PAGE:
Parliament has passed two laws aimed at curbing radicalisation at Danish prisons, according to the Justice Ministry.
In future, the authorities will be able to isolate radicalised prisoners from other prisoners, while the ability to exchange information has also been enhanced.
“Inmates with extreme views shouldn’t have the opportunity to influence other inmates to commit violent extremism,” said Søren Pind, the justice minister.
“The Danish prisons must not become places where extremists are free to spread their radicalised convictions.”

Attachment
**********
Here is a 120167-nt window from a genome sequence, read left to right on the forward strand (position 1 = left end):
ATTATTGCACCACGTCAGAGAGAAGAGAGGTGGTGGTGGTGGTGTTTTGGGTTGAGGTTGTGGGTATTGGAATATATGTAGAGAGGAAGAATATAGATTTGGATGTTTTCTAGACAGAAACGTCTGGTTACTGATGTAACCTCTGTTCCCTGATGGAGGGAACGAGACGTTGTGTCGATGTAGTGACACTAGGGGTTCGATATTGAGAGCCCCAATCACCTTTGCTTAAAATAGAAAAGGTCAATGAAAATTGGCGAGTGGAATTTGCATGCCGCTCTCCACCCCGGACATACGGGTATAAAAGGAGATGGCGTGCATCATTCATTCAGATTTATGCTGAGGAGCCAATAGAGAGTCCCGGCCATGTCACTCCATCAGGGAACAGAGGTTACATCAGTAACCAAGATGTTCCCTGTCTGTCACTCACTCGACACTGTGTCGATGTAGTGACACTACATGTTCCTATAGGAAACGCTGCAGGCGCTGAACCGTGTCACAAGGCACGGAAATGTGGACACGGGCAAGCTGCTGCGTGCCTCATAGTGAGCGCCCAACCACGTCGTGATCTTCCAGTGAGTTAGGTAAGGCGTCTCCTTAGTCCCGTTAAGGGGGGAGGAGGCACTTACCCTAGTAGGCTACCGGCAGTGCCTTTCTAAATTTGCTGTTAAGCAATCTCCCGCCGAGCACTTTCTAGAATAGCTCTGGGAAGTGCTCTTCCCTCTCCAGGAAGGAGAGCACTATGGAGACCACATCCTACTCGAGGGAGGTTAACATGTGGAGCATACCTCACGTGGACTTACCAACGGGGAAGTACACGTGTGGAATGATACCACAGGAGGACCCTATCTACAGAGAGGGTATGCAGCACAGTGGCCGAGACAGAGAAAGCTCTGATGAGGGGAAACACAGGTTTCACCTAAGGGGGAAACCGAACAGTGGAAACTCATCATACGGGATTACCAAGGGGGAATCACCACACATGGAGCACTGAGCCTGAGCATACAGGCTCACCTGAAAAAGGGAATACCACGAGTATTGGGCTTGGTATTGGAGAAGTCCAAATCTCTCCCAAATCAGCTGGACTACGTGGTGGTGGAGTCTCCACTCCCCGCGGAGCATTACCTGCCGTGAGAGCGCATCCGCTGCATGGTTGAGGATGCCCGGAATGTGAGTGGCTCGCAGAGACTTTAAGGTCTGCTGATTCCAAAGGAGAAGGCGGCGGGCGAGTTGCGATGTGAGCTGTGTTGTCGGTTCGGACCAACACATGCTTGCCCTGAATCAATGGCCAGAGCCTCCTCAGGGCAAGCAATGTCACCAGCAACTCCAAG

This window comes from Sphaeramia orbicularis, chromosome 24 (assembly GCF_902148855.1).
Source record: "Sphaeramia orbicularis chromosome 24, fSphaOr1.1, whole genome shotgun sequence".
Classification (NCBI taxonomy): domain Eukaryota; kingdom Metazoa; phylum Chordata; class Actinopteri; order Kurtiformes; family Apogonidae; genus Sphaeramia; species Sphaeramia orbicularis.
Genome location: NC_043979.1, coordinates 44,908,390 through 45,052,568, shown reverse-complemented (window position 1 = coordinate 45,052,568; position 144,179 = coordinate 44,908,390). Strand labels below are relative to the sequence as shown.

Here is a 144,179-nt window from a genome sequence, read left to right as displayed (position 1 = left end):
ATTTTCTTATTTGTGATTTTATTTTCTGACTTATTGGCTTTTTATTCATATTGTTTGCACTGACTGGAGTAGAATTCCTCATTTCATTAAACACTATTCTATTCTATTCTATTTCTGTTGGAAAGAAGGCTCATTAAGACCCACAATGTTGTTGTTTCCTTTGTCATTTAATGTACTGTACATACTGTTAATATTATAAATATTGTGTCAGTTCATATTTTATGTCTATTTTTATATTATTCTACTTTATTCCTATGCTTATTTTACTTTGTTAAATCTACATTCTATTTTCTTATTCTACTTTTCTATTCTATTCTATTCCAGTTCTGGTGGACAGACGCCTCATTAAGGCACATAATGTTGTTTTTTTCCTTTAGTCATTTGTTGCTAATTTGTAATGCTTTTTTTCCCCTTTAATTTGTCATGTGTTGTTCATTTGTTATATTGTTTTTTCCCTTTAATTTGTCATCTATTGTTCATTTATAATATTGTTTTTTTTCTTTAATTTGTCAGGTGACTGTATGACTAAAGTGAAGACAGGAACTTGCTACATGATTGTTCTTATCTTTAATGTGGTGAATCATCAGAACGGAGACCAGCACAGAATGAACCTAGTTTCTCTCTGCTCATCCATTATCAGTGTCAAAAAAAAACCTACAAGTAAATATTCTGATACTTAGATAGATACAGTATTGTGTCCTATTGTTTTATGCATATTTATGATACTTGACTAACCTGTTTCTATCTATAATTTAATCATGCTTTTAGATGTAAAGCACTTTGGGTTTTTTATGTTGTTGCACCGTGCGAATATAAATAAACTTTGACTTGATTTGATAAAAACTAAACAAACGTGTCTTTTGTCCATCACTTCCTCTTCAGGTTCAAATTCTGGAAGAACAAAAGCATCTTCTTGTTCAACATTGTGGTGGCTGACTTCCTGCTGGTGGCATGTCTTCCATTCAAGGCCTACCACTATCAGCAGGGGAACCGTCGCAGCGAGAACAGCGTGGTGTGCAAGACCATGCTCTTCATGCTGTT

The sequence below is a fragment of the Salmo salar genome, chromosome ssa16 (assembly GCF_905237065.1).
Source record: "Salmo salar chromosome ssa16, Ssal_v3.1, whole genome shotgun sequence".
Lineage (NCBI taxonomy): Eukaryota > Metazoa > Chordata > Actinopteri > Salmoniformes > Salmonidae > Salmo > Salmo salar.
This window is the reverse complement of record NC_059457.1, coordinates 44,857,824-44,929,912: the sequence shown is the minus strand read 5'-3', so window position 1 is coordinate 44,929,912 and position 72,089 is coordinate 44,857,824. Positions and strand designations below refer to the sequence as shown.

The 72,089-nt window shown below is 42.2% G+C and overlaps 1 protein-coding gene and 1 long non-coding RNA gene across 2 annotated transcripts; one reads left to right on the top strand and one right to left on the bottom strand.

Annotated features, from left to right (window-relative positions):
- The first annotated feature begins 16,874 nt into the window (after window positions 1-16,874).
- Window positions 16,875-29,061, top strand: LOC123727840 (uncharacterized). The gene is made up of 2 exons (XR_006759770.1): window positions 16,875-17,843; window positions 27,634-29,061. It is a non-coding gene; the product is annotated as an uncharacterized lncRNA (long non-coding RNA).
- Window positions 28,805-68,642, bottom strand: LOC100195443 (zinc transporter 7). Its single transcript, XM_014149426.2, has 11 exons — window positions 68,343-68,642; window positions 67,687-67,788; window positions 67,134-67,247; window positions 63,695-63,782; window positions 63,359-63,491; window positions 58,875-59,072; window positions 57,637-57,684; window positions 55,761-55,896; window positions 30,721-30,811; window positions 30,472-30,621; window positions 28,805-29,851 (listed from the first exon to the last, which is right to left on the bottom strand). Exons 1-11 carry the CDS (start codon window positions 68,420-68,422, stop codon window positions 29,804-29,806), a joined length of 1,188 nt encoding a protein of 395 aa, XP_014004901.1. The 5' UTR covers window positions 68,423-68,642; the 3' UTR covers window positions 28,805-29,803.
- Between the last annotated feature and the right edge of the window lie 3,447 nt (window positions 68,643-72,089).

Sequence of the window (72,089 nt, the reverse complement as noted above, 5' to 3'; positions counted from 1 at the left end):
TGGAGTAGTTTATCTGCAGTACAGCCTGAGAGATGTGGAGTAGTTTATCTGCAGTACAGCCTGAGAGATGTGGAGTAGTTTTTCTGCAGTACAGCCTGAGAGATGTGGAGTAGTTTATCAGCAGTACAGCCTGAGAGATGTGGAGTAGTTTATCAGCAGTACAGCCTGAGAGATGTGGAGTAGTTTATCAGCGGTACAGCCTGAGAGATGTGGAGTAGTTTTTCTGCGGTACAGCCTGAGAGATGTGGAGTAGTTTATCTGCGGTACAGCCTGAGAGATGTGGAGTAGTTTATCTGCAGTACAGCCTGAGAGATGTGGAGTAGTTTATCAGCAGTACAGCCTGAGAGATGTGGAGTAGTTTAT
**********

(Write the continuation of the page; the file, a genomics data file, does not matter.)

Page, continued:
Lessons from terror attack
The two laws regarding radicalisation come in the wake of a number of lessons learnt from the terror attack in Copenhagen last year.
Furthermore, the existing agreement concerning the finances for the Prison Services is due to expire this year and the forthcoming negotiations of a new agreement is expected to yield elements regarding tackling radicalisation.
A report from early last year showed that one fifth of Danish jihadists had been to prison.